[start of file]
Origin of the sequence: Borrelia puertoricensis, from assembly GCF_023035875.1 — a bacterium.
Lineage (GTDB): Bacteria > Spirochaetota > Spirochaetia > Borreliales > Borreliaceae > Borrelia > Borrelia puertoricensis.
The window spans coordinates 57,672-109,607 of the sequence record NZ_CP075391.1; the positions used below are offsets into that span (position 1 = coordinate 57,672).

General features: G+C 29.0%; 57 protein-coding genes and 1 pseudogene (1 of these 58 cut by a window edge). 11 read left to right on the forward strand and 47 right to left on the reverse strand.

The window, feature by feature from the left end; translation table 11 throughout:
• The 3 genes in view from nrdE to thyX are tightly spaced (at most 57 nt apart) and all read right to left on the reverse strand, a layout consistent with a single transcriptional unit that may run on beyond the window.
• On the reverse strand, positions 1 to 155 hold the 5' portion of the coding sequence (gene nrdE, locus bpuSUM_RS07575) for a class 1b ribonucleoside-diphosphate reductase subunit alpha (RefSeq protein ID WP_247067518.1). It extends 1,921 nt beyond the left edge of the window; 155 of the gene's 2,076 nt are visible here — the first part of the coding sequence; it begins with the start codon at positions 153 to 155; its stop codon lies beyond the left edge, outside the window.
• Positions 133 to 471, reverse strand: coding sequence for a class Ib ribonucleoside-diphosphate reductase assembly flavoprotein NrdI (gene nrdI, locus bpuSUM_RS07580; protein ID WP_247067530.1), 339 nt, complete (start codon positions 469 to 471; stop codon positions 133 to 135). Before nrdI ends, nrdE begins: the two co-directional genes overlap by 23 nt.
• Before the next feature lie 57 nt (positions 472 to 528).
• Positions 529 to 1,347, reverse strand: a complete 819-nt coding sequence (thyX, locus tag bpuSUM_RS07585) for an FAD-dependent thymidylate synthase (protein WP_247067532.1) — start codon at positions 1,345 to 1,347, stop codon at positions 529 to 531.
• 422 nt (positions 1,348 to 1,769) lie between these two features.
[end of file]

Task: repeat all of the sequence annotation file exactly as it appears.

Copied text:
Origin of the sequence: Borrelia puertoricensis, from assembly GCF_023035875.1 — a bacterium.
Lineage (GTDB): Bacteria > Spirochaetota > Spirochaetia > Borreliales > Borreliaceae > Borrelia > Borrelia puertoricensis.
The window spans coordinates 57,672-109,607 of the sequence record NZ_CP075391.1; the positions used below are offsets into that span (position 1 = coordinate 57,672).

General features: G+C 29.0%; 57 protein-coding genes and 1 pseudogene (1 of these 58 cut by a window edge). 11 read left to right on the forward strand and 47 right to left on the reverse strand.

The window, feature by feature from the left end; translation table 11 throughout:
• The 3 genes in view from nrdE to thyX are tightly spaced (at most 57 nt apart) and all read right to left on the reverse strand, a layout consistent with a single transcriptional unit that may run on beyond the window.
• On the reverse strand, positions 1 to 155 hold the 5' portion of the coding sequence (gene nrdE, locus bpuSUM_RS07575) for a class 1b ribonucleoside-diphosphate reductase subunit alpha (RefSeq protein ID WP_247067518.1). It extends 1,921 nt beyond the left edge of the window; 155 of the gene's 2,076 nt are visible here — the first part of the coding sequence; it begins with the start codon at positions 153 to 155; its stop codon lies beyond the left edge, outside the window.
• Positions 133 to 471, reverse strand: coding sequence for a class Ib ribonucleoside-diphosphate reductase assembly flavoprotein NrdI (gene nrdI, locus bpuSUM_RS07580; protein ID WP_247067530.1), 339 nt, complete (start codon positions 469 to 471; stop codon positions 133 to 135). Before nrdI ends, nrdE begins: the two co-directional genes overlap by 23 nt.
• Before the next feature lie 57 nt (positions 472 to 528).
• Positions 529 to 1,347, reverse strand: a complete 819-nt coding sequence (thyX, locus tag bpuSUM_RS07585) for an FAD-dependent thymidylate synthase (protein WP_247067532.1) — start codon at positions 1,345 to 1,347, stop codon at positions 529 to 531.
• 422 nt (positions 1,348 to 1,769) lie between these two features.